This week, I watched our youngest son play his last high school tennis game. Three children. Five sports. Countless games. And that was the last one.
Next week, he’ll graduate from high school and this summer he’ll ship out for Navy boot camp. This is what we raised him for—to become a productive and upstanding member of society. This is what’s best for him—to become mature and independent.
But it requires letting go. It means I won’t see his smile and hear his voice every day. It means his peaceful, funny presence will be missing in our home. It means we’ll look for a table for two at a restaurant rather than a table for five.
The entire process of raising a child is one long sequence of letting go. From that first painful push into light and air when we say, “Now you have to breathe on your own,” we let go and move them toward independence. We teach them to feed themselves and dress themselves. We teach them to read and to cross a street and to drive. We celebrate each success and grieve a little at what we’ve lost—the nursing baby, a chubby little hand in ours, soccer goals and dirty jerseys.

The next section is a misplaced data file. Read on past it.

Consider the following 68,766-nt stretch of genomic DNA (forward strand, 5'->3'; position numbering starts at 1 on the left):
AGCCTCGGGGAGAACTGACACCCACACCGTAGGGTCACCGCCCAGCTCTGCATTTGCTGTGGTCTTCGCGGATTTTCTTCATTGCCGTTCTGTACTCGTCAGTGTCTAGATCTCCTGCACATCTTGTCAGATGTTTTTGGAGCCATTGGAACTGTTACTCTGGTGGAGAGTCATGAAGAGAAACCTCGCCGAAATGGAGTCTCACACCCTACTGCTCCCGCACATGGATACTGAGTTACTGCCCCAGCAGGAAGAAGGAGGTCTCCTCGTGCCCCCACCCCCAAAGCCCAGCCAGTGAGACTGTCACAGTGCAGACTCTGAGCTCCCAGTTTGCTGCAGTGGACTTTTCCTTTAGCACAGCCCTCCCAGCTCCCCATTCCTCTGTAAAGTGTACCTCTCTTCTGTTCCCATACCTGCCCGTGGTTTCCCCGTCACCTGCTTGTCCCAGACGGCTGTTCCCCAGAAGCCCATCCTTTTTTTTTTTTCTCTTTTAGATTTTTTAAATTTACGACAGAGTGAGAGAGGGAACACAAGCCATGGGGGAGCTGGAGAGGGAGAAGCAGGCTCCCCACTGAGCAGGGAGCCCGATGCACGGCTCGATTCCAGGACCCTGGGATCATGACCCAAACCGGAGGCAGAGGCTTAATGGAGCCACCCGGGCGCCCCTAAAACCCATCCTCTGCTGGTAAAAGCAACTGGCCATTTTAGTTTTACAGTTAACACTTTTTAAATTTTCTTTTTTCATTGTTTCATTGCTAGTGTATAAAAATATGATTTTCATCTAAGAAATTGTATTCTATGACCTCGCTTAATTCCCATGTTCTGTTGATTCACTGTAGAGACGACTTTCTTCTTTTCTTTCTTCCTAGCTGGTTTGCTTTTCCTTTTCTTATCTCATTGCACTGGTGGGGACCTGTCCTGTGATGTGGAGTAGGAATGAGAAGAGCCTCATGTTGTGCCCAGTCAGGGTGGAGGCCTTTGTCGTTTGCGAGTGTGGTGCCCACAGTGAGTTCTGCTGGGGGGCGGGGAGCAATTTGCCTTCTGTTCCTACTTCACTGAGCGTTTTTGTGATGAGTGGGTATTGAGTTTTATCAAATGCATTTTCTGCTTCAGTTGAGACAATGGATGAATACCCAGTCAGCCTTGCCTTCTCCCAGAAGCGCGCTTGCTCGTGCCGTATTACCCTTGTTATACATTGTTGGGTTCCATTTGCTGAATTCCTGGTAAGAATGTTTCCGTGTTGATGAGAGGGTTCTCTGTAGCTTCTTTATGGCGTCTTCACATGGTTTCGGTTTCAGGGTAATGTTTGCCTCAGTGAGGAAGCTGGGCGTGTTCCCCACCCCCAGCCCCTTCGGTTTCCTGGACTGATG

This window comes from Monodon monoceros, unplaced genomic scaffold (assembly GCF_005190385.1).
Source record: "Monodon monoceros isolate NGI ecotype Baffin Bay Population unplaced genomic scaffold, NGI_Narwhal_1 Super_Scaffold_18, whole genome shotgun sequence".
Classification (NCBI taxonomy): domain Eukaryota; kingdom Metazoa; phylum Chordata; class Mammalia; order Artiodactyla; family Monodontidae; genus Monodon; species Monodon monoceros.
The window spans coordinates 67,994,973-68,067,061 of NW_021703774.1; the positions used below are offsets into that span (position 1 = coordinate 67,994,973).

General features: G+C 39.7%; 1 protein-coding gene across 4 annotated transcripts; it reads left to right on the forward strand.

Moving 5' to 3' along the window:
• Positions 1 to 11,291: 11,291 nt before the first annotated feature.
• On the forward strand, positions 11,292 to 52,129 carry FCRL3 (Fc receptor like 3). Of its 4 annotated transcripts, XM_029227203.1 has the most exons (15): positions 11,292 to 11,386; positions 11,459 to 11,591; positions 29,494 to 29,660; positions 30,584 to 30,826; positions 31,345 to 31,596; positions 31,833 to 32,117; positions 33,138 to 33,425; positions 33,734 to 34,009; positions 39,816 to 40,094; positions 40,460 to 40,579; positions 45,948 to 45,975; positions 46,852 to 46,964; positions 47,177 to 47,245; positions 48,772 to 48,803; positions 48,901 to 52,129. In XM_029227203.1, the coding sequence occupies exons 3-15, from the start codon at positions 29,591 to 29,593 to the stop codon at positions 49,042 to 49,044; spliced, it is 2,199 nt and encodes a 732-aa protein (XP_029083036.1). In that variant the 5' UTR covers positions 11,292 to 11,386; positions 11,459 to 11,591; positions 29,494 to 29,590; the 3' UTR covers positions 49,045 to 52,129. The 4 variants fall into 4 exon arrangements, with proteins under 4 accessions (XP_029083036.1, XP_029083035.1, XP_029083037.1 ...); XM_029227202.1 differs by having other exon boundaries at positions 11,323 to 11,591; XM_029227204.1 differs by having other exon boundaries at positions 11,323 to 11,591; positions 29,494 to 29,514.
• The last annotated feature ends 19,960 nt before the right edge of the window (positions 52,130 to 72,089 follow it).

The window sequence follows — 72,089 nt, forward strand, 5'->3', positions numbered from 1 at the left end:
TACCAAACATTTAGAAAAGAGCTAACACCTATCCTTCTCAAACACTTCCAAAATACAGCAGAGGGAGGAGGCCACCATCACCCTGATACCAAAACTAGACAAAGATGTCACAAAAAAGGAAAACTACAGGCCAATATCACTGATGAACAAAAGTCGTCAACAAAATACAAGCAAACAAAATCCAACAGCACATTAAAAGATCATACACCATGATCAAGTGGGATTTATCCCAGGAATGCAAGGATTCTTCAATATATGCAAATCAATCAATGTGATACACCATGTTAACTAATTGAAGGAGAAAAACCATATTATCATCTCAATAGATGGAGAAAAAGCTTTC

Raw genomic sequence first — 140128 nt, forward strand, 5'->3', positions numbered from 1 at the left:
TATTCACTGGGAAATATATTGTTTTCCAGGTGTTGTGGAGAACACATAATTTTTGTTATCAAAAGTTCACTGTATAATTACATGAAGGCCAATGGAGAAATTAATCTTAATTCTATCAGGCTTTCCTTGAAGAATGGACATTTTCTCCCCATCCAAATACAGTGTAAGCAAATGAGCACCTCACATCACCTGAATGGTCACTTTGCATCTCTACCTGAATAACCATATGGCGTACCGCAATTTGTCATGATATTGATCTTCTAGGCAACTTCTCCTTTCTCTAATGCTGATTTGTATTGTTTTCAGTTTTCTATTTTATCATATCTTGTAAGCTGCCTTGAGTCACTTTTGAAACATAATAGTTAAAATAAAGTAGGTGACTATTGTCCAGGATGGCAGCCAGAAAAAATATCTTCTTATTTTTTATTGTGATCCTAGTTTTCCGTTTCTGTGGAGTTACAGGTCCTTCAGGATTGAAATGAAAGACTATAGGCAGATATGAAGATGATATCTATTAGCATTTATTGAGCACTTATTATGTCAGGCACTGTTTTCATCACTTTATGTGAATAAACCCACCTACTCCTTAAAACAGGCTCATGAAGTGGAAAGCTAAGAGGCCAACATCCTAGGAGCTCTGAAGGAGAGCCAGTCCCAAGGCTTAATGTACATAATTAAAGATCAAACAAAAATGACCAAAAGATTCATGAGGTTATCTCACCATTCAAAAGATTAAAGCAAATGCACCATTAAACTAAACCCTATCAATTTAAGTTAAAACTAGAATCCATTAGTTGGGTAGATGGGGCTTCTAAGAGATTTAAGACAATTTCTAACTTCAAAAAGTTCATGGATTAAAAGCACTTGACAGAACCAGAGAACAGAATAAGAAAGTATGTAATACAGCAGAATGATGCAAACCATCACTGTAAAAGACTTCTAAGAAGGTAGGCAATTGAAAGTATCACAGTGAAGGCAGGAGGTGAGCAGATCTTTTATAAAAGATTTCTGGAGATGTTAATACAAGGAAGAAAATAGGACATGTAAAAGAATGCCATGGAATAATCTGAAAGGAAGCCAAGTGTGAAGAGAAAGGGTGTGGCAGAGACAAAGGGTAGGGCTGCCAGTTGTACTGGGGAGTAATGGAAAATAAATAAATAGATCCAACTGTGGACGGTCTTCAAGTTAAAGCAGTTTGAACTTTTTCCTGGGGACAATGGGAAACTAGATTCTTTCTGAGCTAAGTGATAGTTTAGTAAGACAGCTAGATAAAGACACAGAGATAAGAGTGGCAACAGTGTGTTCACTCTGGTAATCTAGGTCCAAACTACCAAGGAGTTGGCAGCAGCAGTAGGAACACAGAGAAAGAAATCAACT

My son is leaving home, but I am glad. Only when I let go can he set sail.
Sarah Sundin is the author of eight historical novels, including Anchor in the Storm. Her novella in Where Treetops Glisten was a 2015 Carol Award finalist. A mother of three, Sarah lives in California, and works on-call as a hospital pharmacist. Please visit her at www.sarahsundin.com, facebook.com/SarahSundinAuthor, and twitter.com/sarahsundin.